On the flip-side, I can also see Bob as the friend on the mat. The one who desperately needs care from other people and also needs the attention Jesus. In my conversations with Bob, he was acutely aware of his imperfections – the limits of how far his humanity could get him. And this is where his testimony as a Christian is so powerful. He worshiped Sunday after Sunday with the awareness and humility of the paralyzed friend on the mat who can’t help but capture Jesus’ attention and hear Jesus’ promise of forgiveness of sins.
This begs a question to the opposite. And that is, how might God go about getting our attention? What are the means by which that may have been possible? God, at some point, needs to grab our focus in ways that we might have some shot at understanding. God needs to speak in human terms – much like the friends risking their own lives and limbs to lower their friend to Jesus.
Think about it this way: What are our first thoughts when we hear of someone who dives into a raging river to save someone from drowning, saves that person but succumbs and dies in the flood waters themselves? What kinds of things do we say to honor the soldier who returns again and again to the firefight to save fallen friends? Jesus says, “No one has greater love than this, to lay down one’s life for one’s friends.” After all, how much more can be given? Jesus was tried, crucified, dead and buried. In every way that the cross could be offensive, it is.
It’s offensive to think that the cross, and Jesus hanging there, was necessary or effective in any way. That we even need saving is offensive. That this appalling execution can change anything about real life seems at worst a massive deception and at best an utter folly. And yet, alarmingly, and quite surprisingly, it does. Jesus death on the cross changes everything because Jesus is God and God is Jesus. And God’s self-sacrificing death on a cross means that God would rather die than lift a hand in violence against us. This is the God that Bob counted on and this is the God that shows up for Bob.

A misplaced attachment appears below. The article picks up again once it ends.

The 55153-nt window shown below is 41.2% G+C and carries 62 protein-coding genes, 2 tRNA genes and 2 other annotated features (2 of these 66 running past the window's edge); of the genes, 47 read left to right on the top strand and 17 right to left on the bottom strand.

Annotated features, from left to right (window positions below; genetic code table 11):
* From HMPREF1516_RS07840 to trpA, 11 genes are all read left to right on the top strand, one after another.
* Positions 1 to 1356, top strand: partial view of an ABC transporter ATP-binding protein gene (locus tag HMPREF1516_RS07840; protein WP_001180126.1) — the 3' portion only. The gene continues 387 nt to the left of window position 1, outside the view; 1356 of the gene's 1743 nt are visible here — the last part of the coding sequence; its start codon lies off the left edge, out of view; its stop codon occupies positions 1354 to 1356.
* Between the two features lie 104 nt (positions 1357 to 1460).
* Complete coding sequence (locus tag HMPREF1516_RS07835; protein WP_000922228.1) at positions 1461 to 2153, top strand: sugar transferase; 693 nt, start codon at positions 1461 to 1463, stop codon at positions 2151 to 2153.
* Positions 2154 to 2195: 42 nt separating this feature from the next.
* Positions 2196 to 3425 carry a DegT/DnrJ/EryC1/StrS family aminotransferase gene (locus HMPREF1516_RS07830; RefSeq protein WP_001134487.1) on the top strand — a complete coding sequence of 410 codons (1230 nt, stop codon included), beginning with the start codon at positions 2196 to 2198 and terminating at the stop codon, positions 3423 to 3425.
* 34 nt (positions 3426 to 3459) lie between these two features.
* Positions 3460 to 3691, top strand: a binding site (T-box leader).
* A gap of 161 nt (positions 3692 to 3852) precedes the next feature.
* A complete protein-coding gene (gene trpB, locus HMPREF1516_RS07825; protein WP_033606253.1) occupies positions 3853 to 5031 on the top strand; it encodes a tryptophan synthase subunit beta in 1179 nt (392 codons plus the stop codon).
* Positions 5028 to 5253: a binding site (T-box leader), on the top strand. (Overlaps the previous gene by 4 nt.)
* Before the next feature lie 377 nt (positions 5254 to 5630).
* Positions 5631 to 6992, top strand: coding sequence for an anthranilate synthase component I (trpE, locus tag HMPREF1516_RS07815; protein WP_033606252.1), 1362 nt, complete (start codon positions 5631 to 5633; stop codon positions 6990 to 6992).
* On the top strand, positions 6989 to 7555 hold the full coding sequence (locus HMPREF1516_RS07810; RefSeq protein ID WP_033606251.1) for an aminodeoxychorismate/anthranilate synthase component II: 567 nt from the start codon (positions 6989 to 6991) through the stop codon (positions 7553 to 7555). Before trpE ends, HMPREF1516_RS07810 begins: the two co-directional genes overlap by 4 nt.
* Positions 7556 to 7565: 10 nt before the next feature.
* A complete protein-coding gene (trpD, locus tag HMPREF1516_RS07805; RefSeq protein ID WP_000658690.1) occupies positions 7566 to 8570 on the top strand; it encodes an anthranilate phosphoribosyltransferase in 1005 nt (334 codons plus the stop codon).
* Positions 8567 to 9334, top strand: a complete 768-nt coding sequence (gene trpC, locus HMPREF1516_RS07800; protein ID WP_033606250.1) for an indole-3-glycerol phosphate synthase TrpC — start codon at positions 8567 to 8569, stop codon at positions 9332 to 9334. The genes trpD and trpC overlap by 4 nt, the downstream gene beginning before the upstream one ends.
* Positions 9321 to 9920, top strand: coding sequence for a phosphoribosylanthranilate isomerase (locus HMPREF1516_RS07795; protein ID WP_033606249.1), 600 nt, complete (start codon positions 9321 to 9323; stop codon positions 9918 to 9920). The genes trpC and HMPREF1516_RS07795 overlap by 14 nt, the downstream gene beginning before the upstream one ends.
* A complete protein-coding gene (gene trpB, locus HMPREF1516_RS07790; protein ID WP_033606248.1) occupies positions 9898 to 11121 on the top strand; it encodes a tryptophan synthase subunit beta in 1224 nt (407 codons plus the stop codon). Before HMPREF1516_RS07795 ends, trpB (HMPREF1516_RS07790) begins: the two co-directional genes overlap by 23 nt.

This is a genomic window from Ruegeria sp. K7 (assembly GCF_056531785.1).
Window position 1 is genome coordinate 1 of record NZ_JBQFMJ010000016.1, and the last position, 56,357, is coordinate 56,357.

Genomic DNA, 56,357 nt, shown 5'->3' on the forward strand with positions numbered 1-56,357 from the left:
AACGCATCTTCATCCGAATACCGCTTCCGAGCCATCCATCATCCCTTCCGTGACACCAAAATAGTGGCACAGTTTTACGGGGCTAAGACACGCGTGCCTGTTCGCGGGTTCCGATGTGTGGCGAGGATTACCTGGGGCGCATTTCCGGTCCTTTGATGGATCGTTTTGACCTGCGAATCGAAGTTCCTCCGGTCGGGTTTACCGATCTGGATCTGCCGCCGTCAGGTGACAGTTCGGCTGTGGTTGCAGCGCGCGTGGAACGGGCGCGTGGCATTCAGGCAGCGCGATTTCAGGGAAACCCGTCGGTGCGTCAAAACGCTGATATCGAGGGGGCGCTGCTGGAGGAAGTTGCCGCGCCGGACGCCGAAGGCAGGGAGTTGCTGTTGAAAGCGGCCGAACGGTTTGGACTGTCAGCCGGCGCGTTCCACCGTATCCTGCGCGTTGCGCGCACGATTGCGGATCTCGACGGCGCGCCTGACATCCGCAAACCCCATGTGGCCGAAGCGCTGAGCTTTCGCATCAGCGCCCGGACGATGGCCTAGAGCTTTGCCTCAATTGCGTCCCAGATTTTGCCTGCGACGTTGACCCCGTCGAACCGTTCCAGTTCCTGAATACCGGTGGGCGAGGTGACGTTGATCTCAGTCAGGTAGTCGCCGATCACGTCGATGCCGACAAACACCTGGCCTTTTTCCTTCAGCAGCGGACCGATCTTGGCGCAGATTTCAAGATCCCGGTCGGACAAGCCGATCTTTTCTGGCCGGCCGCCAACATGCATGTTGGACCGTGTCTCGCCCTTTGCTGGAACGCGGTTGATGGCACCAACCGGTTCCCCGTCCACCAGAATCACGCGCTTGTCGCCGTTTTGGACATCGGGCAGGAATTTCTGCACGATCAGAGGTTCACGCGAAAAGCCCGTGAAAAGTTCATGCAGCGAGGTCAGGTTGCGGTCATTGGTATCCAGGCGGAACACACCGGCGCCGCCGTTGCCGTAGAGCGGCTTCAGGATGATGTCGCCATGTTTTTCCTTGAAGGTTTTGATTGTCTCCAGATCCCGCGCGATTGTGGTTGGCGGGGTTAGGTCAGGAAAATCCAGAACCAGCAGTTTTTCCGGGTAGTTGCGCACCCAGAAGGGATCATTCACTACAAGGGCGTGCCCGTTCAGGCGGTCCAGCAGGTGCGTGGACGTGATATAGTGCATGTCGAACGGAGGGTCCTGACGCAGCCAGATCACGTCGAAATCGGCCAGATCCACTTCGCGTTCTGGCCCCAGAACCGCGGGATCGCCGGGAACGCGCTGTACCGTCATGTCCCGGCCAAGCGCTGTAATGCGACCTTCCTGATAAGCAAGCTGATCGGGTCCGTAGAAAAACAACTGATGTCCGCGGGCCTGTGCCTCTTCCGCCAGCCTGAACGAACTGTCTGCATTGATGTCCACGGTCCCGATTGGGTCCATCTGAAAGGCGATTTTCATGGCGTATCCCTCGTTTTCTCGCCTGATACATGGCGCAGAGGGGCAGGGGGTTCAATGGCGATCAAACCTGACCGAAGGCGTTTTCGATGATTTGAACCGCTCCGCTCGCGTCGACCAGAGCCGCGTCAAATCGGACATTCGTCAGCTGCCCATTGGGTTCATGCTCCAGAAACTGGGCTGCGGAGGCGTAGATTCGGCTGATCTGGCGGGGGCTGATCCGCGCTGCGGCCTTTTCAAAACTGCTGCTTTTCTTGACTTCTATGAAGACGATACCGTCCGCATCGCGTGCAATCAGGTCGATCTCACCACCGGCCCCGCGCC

Jesus is focused on the goal of bringing people back into relationship with God. That is what the language of forgiveness means. God is not irresistible. But God always takes us back. The self-sacrificing love of God, given fully on the cross, draws us back into relationship with God.  God has already opened up whatever we perceive the barriers to be between us and God.
The love of God in Christ Jesus moves from God to us – we don’t create its momentum or its arrival, God’s love is simply given. The love of God in Christ Jesus moves from God to Bob. And because it is God’s movement to us, God’s movement to Bob, God gives us a future with hope as God also brings Bob into a future with God. Amen.
 Craig Koester, class notes, Luther Seminary: Gospel of John class: John’s Theology of the Cross. December 1, 2010. I am sincerely grateful for Dr. Koester’s faithful witness as a master of holding aspects of Jesus Christ’s life and work in formative tension. His work is beautiful, articulate, and draws me more deeply into faith and love of Jesus.
 Koester, course notes, 12/1/2010. For further study see: Craig R. Koester, The Word of Life: A Theology of John’s Gospel (Grand Rapids: Eerdmans, 2008).